Bright & Shiny Page 2
Q & A — February 2004
By Capt. Ken Kreisler
Bright and Shiny
2: Weak bilge pump, two-stroke fuel injection, and more
How does oil injection
work on a two-stroke outboard, and what are the key maintenance points?
V.S., via e-mail
Most outboard engines are fitted with a warning system that continuously monitors the oil level in the supply tank and will provide adequate warning when it’s necessary to refill. In addition, should oil levels drop below the normal operating parameters, the warning system will reduce power to help prevent powerhead damage.
Maintenance includes checking the oil level every time the engine is operated as well as making sure the reservoir and hoses are residue-free, indicating no leaks. Inspect the pump itself for leaks and the water drain tube for the presence of water. Place the tube in a suitable container, and drain a few ounces from the reservoir; if any water is there, call a mechanic.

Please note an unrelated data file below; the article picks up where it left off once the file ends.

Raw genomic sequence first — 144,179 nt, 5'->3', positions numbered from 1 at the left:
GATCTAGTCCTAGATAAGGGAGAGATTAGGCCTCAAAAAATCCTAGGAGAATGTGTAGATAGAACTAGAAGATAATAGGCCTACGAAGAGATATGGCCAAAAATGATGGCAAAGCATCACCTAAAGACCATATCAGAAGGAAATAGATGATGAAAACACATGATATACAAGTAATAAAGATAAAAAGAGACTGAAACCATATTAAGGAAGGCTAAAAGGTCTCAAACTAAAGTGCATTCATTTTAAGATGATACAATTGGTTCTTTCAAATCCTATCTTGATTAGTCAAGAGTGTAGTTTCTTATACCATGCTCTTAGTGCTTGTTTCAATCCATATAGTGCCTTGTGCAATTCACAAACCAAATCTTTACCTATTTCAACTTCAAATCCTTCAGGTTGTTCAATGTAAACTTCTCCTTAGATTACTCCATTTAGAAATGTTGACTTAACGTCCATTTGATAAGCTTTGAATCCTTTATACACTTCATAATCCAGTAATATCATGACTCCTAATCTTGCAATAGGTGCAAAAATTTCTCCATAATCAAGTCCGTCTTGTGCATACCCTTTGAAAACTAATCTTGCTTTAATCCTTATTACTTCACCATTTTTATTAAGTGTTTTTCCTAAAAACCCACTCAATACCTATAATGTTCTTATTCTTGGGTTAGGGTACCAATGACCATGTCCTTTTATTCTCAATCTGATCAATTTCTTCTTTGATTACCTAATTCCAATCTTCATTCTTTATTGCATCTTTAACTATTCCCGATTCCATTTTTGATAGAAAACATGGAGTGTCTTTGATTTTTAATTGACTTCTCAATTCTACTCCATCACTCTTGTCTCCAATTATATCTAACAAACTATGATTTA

Why is it inadvisable
to let a diesel engine idle for an extended time? S.C., via e-mail
The flow of one of
my bilge pumps seems weaker than usual. What should I check? G.T.,
How do you keep paint
from creeping under masking tape during painting? P.C., via e-mail
Need help with a maintenance problem? Write to Maintenance Q & A, Power & Motoryacht, 260 Madison Ave., 8th Fl., New York, NY 10016. Fax: (917) 256-2282. e-mail: firstname.lastname@example.org. No phone calls, please.
This article originally appeared in the January 2004 issue of Power & Motoryacht magazine.